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A haven from persecution; For a people without a homeland, Birmingham provided refuge for thousands of Jews. Malcolm Dick explores the city's Jewish history.

Birmingham has been a home to people experiencing persecution for over two hundred years.

Eighteenth century sources document the presence of a small number of individuals with Jewish names. The 1851 census records 730 people of Jewish origin and in 1871 the number had increased to 2,360.

The late Zoe Josephs conducted extensive research into Birmingham's Jewish history. Her published investigations provide an insight into the origins, experiences and impact of the City's earliest refugee community.

Many Jews came to Birmingham to escape religious persecution in Central and Eastern Europe, though some came from elsewhere in Europe to flee from the Catholic Church.

The pogroms in tsarist Russia led to an increase in refugees in the late nineteenth century. Others came in the 1930s fleeing from Nazi Germany.

Late nineteenth century census returns show that about one half of Birmingham's Jewish residents were born in Britain. A permanent community had been established, Jews were not only newly arrived immigrants.

The first refugees lacked capital or access to education and were prevented from owning land or entering the professions. As newcomers in an alien city, they were forced to rely on their personal resources and mutual support for survival. In the eighteenth century many scratched a living by street selling and small-scale trading.

In the 'Froggery', where they lived, a damp low-lying area, swept away when New Street Station was constructed in the 19th century, they were able to create a synagogue. William Hutton, the Birmingham historian, described the community with patronising disdain in 1780.

'In the synagogue, situated in the Froggery, they still preserve the faint resemblance of the ancient worship. The whole apparatus being no more than the drooping ensigns of poverty. . . the proverbial expression 'as rich as a Jew' is not altogether verified in Birmingham, but perhaps, time is transferring it to the Quakers.'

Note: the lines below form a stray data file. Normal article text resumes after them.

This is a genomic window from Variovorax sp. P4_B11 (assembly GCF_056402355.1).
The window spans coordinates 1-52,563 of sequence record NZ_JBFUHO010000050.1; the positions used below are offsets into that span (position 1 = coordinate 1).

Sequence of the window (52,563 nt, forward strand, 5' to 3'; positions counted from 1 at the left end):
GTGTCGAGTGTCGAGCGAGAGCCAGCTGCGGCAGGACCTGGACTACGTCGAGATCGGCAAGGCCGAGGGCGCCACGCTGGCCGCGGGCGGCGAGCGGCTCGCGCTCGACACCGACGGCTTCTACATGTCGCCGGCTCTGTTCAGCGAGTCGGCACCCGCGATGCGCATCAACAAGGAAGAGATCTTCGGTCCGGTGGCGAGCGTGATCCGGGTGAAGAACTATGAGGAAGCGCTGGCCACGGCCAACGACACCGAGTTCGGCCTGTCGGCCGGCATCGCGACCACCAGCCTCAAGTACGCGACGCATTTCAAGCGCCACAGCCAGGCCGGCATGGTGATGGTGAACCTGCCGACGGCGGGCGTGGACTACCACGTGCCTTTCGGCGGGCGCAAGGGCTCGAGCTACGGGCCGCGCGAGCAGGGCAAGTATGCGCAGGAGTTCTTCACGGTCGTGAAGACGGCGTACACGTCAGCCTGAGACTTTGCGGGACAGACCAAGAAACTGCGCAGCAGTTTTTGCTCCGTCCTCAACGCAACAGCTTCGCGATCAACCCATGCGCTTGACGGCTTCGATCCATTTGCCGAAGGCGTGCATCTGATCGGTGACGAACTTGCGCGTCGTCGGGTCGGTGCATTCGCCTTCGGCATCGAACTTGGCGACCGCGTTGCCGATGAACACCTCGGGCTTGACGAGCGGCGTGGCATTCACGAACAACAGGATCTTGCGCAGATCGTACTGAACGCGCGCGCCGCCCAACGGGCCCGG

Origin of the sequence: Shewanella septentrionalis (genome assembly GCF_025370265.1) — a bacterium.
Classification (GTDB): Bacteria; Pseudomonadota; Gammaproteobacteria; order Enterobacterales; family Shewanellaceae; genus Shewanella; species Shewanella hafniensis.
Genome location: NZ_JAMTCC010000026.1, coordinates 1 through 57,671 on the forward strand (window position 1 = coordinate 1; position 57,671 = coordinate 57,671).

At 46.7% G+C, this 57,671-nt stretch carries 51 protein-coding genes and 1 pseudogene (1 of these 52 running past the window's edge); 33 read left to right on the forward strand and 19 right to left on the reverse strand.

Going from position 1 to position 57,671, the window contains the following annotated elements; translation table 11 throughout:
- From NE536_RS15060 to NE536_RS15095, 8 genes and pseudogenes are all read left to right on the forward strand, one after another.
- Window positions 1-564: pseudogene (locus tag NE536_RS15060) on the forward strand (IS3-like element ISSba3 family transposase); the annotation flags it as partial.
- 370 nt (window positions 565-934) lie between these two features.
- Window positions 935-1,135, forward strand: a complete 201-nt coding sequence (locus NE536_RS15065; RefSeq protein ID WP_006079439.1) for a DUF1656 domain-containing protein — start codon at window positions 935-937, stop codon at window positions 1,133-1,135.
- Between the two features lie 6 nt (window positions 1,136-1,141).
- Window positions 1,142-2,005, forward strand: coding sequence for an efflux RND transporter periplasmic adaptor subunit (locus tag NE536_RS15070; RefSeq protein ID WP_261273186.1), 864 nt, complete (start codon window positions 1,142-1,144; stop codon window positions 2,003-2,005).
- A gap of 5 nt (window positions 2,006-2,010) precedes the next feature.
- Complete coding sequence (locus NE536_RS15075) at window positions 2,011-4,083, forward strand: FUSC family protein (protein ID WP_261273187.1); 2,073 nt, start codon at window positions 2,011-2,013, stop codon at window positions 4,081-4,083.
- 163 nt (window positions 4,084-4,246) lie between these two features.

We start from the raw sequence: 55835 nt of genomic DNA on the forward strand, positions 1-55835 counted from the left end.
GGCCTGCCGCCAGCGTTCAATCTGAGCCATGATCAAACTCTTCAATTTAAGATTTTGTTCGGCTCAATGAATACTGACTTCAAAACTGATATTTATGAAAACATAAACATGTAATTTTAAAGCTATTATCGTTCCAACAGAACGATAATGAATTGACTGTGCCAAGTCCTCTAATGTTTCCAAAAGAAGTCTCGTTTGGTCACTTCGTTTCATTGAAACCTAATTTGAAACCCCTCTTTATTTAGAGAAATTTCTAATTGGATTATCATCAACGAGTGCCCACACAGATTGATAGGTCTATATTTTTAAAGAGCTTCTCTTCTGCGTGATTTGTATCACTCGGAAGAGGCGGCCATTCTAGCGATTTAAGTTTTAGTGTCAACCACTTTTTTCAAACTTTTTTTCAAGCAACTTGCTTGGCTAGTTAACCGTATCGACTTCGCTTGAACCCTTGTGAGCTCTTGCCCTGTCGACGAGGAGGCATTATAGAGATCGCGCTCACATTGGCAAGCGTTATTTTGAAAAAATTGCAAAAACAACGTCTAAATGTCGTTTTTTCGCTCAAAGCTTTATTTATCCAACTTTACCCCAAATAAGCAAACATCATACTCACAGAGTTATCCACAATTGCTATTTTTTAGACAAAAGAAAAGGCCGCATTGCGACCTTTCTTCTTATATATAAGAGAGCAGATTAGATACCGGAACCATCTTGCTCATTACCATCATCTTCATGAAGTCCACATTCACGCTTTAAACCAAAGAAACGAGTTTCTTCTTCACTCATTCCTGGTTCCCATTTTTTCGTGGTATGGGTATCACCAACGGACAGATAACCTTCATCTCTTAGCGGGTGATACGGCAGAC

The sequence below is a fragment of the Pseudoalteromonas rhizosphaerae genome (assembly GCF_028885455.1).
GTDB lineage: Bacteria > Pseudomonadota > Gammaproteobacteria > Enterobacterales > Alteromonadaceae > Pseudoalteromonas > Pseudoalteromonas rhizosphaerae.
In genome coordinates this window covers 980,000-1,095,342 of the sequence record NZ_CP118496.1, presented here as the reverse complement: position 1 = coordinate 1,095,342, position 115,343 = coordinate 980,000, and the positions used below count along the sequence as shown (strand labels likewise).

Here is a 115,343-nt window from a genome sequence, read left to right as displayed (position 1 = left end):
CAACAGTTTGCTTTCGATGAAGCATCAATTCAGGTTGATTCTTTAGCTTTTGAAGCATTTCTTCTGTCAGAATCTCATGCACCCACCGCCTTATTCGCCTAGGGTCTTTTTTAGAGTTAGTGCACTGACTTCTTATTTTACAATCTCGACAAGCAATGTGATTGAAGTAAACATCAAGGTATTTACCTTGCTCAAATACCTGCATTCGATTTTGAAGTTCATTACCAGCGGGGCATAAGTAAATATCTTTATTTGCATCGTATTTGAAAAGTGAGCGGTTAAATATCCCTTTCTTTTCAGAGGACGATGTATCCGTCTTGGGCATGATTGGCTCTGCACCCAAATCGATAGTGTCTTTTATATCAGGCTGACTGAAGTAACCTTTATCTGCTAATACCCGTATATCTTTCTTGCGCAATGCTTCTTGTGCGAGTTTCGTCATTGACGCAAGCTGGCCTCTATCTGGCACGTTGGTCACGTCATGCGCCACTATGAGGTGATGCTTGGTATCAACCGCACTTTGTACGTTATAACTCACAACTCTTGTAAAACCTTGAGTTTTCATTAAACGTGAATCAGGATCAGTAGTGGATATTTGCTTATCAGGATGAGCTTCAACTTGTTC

In 1851 most Jewish immigrants were located in slums around Hurst Street with their Stibls (meeting houses) and synagogue in Wrottesley Street. Their work as glaziers, slipper makers, tailors and hawkers required little or no training or capital. At the end of the century the slipper makers and tailors developed Jewish trade unions to provide benefit funds, campaign for improved conditions and secure their observance of the Sabbath.

Not all were poor. A prosperous community was emerging focused upon the Singers Hill Synagogue consecrated in 1856. Luck, frugality and industry enabled a class of Jewish entrepreneurs to emerge, benefiting from Britain's international economic leadership and Birmingham's growing prosperity.

By 1871 nearly 100 Jewish families lived in Edgbaston. Others were moving to the Jewellery Quarter and Handsworth, becoming pawnbrokers, jewellers and merchants. There were many prominent nineteenth-century local industrialists who came from first and second-generation refugees. They included S J Levi in silver plating, Isaac Ahronsberg, a silversmith and manufacturer of spectacles and Jacob Jacobs who revived the mid-nineteenth century jewellery trade.

Jacob's most spectacular success was as chairman of the company, which created the Great Western Arcade, Birmingham's focus for fashionable shopping.

Suspicion and hostility remained. Jews were excluded from the prestigious Edgbaston Sports Clubs and traders had problems participating in local markets. There was opposition from within the Church of England which argued that removing legal restrictions upon Jews would 'ruin and demoralise the country.'